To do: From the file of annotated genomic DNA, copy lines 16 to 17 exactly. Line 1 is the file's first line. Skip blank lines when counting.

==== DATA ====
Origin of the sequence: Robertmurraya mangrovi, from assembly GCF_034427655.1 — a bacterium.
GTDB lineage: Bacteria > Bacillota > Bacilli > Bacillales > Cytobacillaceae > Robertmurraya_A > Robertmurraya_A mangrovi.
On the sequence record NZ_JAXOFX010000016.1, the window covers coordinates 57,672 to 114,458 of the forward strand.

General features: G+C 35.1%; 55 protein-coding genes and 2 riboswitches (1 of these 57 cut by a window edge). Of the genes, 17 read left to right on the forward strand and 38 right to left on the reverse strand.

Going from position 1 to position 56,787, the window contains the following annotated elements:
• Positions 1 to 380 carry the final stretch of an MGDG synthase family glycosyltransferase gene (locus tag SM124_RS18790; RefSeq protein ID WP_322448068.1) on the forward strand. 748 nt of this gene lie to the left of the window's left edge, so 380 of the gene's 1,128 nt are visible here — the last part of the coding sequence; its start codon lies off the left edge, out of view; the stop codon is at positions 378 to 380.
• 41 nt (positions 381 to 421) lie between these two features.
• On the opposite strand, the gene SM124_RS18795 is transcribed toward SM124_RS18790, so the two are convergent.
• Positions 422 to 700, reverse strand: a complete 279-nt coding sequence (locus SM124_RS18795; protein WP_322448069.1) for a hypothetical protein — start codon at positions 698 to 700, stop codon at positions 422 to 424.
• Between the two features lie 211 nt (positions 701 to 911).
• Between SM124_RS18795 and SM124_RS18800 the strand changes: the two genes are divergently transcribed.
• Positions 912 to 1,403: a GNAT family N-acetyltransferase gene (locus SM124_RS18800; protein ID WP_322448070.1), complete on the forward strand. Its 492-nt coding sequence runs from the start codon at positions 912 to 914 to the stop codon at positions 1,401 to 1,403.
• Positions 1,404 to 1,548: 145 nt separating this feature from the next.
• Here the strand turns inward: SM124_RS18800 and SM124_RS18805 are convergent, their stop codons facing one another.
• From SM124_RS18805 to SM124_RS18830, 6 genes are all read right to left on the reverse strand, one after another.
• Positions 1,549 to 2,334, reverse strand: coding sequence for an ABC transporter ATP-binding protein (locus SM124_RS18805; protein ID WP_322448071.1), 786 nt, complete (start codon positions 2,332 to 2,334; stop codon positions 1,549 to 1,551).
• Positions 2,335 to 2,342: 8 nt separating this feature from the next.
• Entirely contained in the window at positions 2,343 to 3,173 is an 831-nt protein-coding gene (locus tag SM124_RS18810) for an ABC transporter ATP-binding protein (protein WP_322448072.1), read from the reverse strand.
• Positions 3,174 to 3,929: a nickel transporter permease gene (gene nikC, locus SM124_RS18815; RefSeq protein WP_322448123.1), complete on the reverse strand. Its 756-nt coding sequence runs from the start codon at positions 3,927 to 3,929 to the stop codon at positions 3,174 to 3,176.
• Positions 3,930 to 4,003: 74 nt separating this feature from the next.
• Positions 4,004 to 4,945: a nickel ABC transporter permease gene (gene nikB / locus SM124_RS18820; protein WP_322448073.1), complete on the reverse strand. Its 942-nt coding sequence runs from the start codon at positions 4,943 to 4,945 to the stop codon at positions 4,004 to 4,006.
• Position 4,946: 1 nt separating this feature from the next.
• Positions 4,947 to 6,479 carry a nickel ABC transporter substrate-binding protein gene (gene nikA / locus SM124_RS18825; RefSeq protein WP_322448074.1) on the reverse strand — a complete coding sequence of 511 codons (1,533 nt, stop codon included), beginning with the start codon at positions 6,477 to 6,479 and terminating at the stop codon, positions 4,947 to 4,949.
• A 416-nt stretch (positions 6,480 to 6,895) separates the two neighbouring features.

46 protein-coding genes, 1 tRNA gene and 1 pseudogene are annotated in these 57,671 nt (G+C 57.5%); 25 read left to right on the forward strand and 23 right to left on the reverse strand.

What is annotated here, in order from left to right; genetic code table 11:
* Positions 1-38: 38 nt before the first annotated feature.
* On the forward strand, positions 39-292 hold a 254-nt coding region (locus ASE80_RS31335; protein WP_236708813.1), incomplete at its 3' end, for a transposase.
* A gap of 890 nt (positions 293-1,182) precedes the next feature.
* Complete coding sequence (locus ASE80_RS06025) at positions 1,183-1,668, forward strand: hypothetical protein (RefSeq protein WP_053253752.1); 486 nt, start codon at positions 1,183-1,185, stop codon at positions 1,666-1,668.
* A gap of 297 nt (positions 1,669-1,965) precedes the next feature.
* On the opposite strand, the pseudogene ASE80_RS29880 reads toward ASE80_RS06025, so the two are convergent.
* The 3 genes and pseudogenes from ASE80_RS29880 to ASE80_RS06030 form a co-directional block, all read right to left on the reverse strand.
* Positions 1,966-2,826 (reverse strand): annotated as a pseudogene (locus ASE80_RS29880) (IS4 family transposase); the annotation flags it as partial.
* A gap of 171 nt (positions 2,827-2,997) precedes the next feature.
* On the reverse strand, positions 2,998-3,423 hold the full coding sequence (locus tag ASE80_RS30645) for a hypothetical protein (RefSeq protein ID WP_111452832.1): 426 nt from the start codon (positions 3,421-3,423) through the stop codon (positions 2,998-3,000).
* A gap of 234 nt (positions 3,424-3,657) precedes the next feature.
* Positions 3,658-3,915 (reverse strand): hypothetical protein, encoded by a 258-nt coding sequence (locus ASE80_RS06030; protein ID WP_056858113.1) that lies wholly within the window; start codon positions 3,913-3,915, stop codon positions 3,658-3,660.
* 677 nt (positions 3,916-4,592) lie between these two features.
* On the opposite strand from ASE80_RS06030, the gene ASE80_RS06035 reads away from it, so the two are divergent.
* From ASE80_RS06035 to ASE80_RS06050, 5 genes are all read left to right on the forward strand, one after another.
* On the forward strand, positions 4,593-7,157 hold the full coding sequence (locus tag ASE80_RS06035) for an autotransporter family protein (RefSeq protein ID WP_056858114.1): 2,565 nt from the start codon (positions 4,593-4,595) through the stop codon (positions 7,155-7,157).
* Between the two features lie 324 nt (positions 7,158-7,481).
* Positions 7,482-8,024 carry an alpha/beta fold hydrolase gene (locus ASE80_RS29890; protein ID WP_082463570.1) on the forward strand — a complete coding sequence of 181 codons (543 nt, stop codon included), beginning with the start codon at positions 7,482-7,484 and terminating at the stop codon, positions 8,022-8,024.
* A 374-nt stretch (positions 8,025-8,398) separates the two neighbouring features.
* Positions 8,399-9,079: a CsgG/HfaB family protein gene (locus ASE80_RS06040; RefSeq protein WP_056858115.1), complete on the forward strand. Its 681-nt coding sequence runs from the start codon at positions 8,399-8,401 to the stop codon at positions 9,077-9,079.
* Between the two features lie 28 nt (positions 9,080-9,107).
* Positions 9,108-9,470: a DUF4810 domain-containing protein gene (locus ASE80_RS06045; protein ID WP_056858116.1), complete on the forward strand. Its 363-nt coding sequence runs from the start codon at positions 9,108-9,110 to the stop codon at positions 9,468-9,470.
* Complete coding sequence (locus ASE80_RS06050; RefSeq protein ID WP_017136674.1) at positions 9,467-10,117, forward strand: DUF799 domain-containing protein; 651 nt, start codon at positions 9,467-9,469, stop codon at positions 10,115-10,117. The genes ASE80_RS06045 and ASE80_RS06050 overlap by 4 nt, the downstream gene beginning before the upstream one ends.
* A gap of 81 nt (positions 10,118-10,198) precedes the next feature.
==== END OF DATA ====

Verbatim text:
• Positions 1,549 to 2,334, reverse strand: coding sequence for an ABC transporter ATP-binding protein (locus SM124_RS18805; protein ID WP_322448071.1), 786 nt, complete (start codon positions 2,332 to 2,334; stop codon positions 1,549 to 1,551).
• Positions 2,335 to 2,342: 8 nt separating this feature from the next.